A new study of 5,000 American men aged 18 to 95 finds that men are the happiest when they are satisfied at work. The research was conducted by Dr. John Barry, honorary lecturer at University College London and co-founder of the Male Psychology Section of the British Psychological Society.
The study centred on the qualities that make men feel emotionally, physically, and mentally balanced. Participants’ happiness, confidence, optimism, and other states of mind were measured using a Positive Mindset Index (PMI). Those surveyed also ranked their satisfaction in areas such as career, work/life balance, relationships, money, physicality and mental health.
Researchers determined that the average man is rather happy. It’s not necessary to have the perfect body or a celebrity lifestyle to feel good. The most satisfied man is over 50, married, is content with his job and has a good income.
“The strongest predictor of a positive mindset in men – by far – is satisfying employment,” according to the report. “Hard work is the cornerstone of a contented man that all else is built upon.”
Ninety-six percent of those with top job satisfaction had normal or better levels of mental positivity versus 49 percent of those who were least satisfied with their jobs. Researchers conclude men can improve their mindset by being gainfully employed.
Job satisfaction isn’t chiefly about money—it’s about contributing to a company’s success.
“Job satisfaction and the dignity of labour fulfills men’s desire to provide and protect,” the researchers wrote. “At the same time as noting that job satisfaction improves happiness, we should note the reverse: joblessness erodes the effectiveness of every significant protective factor and makes it harder for men to sustain a healthy, happy lifestyle.”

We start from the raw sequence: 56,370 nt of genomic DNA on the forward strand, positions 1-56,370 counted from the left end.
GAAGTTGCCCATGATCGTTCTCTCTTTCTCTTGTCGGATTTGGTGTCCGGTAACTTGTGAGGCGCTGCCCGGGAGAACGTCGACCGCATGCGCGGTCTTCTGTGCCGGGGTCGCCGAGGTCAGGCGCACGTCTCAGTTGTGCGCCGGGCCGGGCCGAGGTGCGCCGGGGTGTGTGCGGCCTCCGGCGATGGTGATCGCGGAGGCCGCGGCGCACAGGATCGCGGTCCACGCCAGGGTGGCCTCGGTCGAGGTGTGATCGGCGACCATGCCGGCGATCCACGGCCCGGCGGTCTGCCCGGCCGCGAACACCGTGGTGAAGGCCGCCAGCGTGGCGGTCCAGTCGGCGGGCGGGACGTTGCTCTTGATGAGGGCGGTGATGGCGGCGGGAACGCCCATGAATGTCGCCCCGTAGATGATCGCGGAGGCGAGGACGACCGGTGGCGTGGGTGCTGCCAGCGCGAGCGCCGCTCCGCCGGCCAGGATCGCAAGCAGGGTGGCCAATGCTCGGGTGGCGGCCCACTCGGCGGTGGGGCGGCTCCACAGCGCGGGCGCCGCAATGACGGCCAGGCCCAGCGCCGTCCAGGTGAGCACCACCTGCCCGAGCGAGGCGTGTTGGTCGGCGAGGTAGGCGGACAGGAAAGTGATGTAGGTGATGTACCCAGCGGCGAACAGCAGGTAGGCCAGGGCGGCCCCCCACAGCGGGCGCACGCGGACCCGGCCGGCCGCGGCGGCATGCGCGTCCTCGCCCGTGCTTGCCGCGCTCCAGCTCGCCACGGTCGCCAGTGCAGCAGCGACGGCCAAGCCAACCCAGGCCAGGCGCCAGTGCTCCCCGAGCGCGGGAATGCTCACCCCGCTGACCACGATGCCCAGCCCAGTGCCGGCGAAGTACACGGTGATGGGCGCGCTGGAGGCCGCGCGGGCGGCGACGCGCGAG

Following satisfying employment, the strongest predictors of a positive mindset in men are overall health, good grooming, healthy eating, living longer, and exercise.
Men are also more concerned with their mental health than their physical health while understanding that the two are linked. Older men are particularly aware of the importance of balancing the mind, body and soul.
Income is also a happiness factor, especially when it comes to having the ability to support one’s family. Other indicators of positive mental health are connecting with others through sports and by advising and listening to friends.
When asked what they aspire to be, the participants listed honesty, reliability, dependability, being respectful of others and loyalty as the top traits. On the bottom of the list was having the perfect body, demonstrating that men are happier when they put the needs of others above themselves.
The study found that married men are more content than single men, and those over age 50 are the most likely to have a positive outlook on life. Both heterosexual and homosexual men reported comparable levels of PMI, indicating that today gay men may be feeling more content than in previous generations.